As a representative, Bethard succeeded Lester Vetter, a former mayor of Coushatta who died in office with two months remaining in his second term as state representative. In 1962, Bethard went to Philadelphia, Pennsylvania, on the occasion of the 175th anniversary of the United States Constitution. He delivered a speech standing on the steps of Independence Hall.[1] The next year, he fell short in his primary bid for re-nomination in the primary election held on December 7, 1963, just three weeks after the assassination of John F. Kennedy. Samuel Moore Morgan, Jr., who had run unsuccessfully for the position four years earlier against Lester Vetter,[6] led a five-candidate field. Bethard finished second and faced Morgan in a runoff contest on January 11, 1964. The Coushatta barber and landowner, Oneld Walter Driggers (1921-2011), a native of Saline in Bienville Parish,[7] finished in third place in the primary. Harvey Gates and L. S. Huckaby completed the field.[8] On January 11, 1964, Morgan won the runoff election for the state House held in conjunction with the Democratic gubernatorial showdown between Louisiana Public Service Commissioner John J. McKeithen and deLesseps Story Morrison, Sr., the former mayor of New Orleans. Morgan obtained 1,590 votes to Bethard's 1,531 votes.[9]Bethard's grandmother, Fannie M. Bethard (1874-1963) of Harrisonburg, Louisiana, died on Sunday, December 8, 1963, the day after the state primary election.[10][11]

In March 1980, Bethard was named an assistant district attorney for Red River Parish.[5]

Bethard married the former Olive Ann Guenard (August 2, 1927 – October 31, 2012), whom he called for the sixty-two years of their marriage "Sweetie Ann".[1] She was a daughter of James Hortaire Guenard, Sr., and the former Rubye Nelson. She was a native of Lake Providence in East Carroll Parish, though born across the Mississippi River in Vicksburg, Mississippi. The two met as students at Louisiana State University in Baton Rouge. There are two living Bethard sons, his law partners James G. and Robert E. Bethard,[12]and their wives, Florence and Rhoda, respectively, all of Coushatta. The Bethards' daughter, Suzanne B. Hearne, lives in Shreveport with her husband, Sanders Hearne. A third son, Henry Bethard, IV, is deceased.[13]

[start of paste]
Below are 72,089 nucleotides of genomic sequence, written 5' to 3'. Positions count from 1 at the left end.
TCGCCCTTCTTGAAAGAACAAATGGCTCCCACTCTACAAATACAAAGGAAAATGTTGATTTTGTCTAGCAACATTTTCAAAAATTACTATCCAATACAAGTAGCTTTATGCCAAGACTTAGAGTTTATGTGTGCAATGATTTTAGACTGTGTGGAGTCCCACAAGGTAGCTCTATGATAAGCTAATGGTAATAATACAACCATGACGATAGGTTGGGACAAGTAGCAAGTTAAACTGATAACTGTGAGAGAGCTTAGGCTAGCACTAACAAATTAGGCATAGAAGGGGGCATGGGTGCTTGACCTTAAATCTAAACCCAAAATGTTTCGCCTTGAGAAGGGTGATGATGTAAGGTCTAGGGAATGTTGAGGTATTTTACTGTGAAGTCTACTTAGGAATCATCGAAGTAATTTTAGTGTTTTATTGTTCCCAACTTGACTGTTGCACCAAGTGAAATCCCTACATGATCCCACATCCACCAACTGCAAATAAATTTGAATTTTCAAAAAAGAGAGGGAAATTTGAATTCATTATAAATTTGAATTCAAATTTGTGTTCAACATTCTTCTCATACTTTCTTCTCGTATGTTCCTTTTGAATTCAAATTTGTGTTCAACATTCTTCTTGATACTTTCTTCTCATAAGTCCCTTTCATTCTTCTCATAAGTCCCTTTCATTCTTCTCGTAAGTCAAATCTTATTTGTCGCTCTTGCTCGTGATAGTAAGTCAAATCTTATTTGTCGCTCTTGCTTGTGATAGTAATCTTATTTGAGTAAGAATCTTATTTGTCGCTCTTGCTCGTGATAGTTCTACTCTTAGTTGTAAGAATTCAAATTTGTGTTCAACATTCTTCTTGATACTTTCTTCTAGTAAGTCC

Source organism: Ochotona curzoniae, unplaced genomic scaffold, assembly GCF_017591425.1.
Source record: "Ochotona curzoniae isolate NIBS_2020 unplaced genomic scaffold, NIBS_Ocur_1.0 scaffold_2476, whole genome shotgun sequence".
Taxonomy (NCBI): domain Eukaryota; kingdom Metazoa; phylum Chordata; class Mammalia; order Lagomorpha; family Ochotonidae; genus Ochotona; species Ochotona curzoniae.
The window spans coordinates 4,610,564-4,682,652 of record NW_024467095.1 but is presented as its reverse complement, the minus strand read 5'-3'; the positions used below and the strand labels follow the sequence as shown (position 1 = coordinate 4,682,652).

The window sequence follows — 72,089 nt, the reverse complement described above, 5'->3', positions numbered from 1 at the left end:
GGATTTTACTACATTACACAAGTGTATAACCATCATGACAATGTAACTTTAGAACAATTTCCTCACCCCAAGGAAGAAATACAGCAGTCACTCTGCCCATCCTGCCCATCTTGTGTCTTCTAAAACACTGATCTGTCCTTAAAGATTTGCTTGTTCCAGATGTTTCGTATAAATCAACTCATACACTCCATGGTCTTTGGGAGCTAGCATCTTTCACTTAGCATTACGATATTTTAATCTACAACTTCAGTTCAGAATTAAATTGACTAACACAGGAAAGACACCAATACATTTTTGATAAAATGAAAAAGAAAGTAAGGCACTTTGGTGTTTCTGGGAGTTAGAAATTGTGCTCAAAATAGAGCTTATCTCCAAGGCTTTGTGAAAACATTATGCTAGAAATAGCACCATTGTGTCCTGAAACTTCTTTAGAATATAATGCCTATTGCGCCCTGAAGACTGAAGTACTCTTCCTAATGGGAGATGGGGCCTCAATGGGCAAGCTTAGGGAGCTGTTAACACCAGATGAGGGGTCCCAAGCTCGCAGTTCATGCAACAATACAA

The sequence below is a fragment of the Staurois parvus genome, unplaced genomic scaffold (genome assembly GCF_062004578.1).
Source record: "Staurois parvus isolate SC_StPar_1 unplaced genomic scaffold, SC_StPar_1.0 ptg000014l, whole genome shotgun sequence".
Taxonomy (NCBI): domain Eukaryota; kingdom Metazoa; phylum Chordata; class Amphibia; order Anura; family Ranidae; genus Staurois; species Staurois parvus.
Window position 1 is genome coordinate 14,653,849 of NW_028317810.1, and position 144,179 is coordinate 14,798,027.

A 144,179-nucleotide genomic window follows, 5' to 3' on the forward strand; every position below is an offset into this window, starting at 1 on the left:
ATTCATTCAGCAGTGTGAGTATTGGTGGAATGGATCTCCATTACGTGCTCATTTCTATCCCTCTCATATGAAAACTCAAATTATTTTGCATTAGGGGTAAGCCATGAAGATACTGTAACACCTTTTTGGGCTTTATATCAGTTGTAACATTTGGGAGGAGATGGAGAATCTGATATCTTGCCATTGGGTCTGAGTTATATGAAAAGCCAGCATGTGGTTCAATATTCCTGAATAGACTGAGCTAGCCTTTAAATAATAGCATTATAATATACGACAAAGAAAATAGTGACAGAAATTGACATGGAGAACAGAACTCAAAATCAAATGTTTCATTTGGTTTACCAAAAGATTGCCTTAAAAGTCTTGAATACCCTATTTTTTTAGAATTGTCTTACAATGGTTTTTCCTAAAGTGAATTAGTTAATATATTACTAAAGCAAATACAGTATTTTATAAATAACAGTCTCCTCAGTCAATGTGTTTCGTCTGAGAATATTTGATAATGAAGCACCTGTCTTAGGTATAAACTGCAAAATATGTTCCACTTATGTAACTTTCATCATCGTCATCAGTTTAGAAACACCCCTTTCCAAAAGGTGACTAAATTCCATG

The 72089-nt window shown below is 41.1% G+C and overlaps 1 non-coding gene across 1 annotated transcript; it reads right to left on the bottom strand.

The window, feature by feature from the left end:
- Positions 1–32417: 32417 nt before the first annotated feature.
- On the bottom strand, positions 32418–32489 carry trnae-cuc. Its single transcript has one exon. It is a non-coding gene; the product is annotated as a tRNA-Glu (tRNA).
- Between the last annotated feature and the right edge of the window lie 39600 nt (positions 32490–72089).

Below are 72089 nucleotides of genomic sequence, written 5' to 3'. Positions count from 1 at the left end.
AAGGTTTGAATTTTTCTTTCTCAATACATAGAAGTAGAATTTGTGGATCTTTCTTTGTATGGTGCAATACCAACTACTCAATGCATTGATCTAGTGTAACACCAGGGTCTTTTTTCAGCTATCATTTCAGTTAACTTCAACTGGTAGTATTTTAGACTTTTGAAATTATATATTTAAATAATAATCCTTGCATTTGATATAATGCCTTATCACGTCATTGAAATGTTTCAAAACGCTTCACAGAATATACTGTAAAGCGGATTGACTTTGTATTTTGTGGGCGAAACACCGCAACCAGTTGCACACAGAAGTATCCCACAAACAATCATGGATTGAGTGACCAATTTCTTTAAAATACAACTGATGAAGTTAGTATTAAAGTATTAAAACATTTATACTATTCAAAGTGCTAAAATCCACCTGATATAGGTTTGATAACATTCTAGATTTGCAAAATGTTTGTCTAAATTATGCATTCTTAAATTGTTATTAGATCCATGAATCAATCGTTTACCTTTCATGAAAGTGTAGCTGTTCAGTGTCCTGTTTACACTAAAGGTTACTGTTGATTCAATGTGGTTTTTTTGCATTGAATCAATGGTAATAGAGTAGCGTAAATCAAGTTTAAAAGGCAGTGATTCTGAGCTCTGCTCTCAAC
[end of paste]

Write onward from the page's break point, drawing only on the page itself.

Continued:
In his later years, Bethard was of counsel[12] with his grandsons, Benjamin T. Bethard and Henry Bethard, V, the latter of whom was born on June 16, 1982, in Shreveport and graduated from the historically black Southern University Law Center in Baton Rouge. Both grandsons joined the firm in 2008.[14]

As of September 2014, Bethard, III, who served in the state House as a Democrat, and Bethard, V, were listed as Republican voters in Red River Parish.[15]

Bethard died at his Coushatta home at the age of ninety-three. Along with other family members, he is interred at Springville Cemetery off U.S. Highway 71 in Coushatta.[16]


  1. 1.0 1.1 1.2 1.3 1.4 1.5 Henry W. Bethard III. The Shreveport Times (May 15, 2018).
  2. Membership in the Louisiana House of Representatives, 1812-2016: Red River Parish. house.louisiana.gov. Retrieved on July 12, 2015.
  3. 3.0 3.1 "H. W. Bethard Rites Today In Coushatta", The Shreveport Times, January 3, 1961, p. 6-C.
  4. 4.0 4.1 4.2 Henry W. Bethard, III. legaldirectories.com. Retrieved on September 6, 2014.
  5. 5.0 5.1 Henry W. Bethard, III, v. State of Louisiana, through the Board of Trustees of the Louisiana State Employees' Retirement System. leagle.com (June 10, 1983). Retrieved on September 6, 2014.
  6. The Shreveport Times, December 7, 1959, p. 2-A
  7. Oneld Walter Driggers. rockettnettles.com. Retrieved on November 16, 2014.
  8. The Shreveport Times, December 8, 1963, p. 1.
  9. The Shreveport Times, January 12, 1964, p. 14-A.
  10. The Shreveport Times, December 9, 1963.
  11. Fannie M. Bethard. findagrave.com. Retrieved on November 17, 2014.
  12. 12.0 12.1 Law Offices of Bethard & Bethard, L.L.P.. goguild.com. Retrieved on September 6, 2014.
  13. Olive Bethard obituary. The Shreveport Times (November 2, 2012). Retrieved on September 6, 2014.
  14. Henry Bethard, V. legaldirectories.com. Retrieved on September 6, 2014.
  15. Henry Bethard, December 1924 and Henry Benard, June 1982. Louisiana Secretary of State. Retrieved on September 6, 2014.
  16. Henry William Bethard, Jr.. findagrave.com. Retrieved on September 6, 2014.